Sergey Tarasov - stock.adobe.com
Banks and financial services firms in the Asia-Pacific region are accelerating their use of cloud computing amid the pandemic to transform their businesses through new customer offerings empowered by data analytics, artificial intelligence and advanced back-office digitalisation.
That was one of the key findings of a report on the state of cloud adoption by the financial services industry across the region by the Asia Cloud Computing Association (ACCA), which noted that the industry is in a “period of rapid innovation enabled by cloud computing”.
“Cloud has also increased the ability of financial institutions to transfer an increasing amount of financial activity – both customer facing and back-office operations – to the online environment,” it added in its report.
Against this backdrop, the ACCA said the rapid shift to digital environment will become the new normal, as employees and customers alike have come to appreciate personal efficiency, both in terms of time savings and ease of interactions and transactions.
According to IDC, public cloud spending by financial institutions in the Asia-Pacific region, excluding Japan, will grow over three times from $4.9bn in 2019 to $18.1bn in 2024, representing a compound annual growth rate of 29.9%.
And by 2023, 85% of the leading banks in the region will curate an infrastructure strategy by coalescing on-premise or dedicated private clouds and multiple public clouds, along with legacy platforms, to assuage their many infrastructure requirements.
Despite their fervour for cloud across the region, financial institutions continue to face roadblocks in their cloud journey, especially among the largest companies that are saddled with legacy systems acquired through mergers and acquisitions (M&A).
“For many large banks and financial institutions, which are very well respected in their own right, the imperative was to complete the M&A rather than create a single unified view of the client by integrating different data platforms,” said Karan Bajwa, vice-president of Google Cloud in Asia-Pacific.
Efforts by financial institutions to modernise their legacy infrastructure are underway, but Bajwa noted that those are largely limited to peripheral systems. “They’re still trapped in multiple data silos in many cases,” he said, noting that this has hampered their ability to launch new offerings in new markets and compete with fintech startups.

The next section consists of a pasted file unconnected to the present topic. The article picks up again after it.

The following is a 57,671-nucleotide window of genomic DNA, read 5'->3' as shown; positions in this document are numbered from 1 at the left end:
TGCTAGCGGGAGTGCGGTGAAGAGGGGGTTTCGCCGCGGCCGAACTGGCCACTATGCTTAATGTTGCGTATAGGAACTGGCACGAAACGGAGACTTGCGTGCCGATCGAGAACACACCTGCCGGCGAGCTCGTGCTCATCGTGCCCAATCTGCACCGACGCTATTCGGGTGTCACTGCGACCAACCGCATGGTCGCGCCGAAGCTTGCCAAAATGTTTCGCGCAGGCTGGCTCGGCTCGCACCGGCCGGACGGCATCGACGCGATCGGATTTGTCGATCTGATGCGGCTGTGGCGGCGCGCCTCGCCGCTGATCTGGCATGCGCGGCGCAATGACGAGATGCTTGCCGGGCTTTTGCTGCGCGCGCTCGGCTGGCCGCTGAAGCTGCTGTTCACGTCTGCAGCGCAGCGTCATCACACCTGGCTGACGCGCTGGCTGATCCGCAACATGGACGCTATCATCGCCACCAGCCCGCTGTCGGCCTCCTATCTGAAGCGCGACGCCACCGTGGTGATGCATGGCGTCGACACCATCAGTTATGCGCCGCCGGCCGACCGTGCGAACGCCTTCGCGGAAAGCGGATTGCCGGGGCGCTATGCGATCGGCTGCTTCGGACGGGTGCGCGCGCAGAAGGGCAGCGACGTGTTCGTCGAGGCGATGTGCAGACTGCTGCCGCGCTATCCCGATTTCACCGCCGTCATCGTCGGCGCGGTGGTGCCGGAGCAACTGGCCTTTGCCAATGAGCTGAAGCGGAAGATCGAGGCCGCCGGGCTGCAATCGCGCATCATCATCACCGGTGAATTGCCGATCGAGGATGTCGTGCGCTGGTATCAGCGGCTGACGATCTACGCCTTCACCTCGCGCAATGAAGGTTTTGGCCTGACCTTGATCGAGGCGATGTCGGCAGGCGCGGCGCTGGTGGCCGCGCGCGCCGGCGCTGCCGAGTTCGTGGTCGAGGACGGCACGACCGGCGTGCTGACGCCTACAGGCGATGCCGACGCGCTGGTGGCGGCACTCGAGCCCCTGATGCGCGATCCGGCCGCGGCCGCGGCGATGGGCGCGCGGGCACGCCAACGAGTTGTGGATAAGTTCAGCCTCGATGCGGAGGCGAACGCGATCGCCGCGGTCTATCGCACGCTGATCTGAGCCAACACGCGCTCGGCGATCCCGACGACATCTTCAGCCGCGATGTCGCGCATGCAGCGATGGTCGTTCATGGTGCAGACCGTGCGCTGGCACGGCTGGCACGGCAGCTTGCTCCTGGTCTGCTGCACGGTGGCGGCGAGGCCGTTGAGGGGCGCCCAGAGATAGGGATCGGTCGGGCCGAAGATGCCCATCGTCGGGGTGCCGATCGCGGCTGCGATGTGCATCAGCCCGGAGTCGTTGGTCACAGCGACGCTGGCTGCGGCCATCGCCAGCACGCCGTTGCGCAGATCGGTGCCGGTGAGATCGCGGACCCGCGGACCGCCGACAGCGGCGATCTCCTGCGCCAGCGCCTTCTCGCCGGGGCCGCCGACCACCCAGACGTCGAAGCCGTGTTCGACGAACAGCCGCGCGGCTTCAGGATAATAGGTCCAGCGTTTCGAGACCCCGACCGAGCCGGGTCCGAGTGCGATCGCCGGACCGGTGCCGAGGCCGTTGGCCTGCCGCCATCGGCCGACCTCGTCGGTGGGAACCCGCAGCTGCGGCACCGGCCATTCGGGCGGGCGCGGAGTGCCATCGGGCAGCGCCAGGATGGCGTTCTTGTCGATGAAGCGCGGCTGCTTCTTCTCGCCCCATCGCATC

Bajwa said cyber security then becomes “a kind of a casualty in that sense”, because having multiple legacy IT systems creates a larger attack surface for cyber attackers to target.
Although legacy infrastructure has been the bane of cloud adoption, financial institutions do not always approach cloud suppliers to solve their infrastructure challenges from the start.
Instead, they may look to a cloud supplier to modernise their applications, then work backwards and identify the work that needs to be done on the infrastructure side, said Bajwa.
Chester Chua, head of Google Cloud's government affairs and public policy in Asia-Pacific, said another challenge that financial services are facing is the concern over the cost of moving to cloud.
“You’ll see the correlation between markets that are very reliant on legacy IT and those that are very concerned about costs,” he said, “because the higher your dependence on legacy IT, the higher the costs of migrating to the cloud.”
Chua also observed that some financial institutions are worried about being locked into a single cloud supplier, more so for those that have not established a multicloud strategy.
Financial institutions are slowly chipping away at their cloud migration challenges – even at the most forward-looking firms where most workloads remain on-premise.
“At one client we work with – and this is probably the most progressive bank I’ve seen in terms of their cloud strategy – only 10-15% of their workloads are on public cloud,” Chua said. “I had expected that figure to be much higher, but it just shows that there’s so much more work to be done.”
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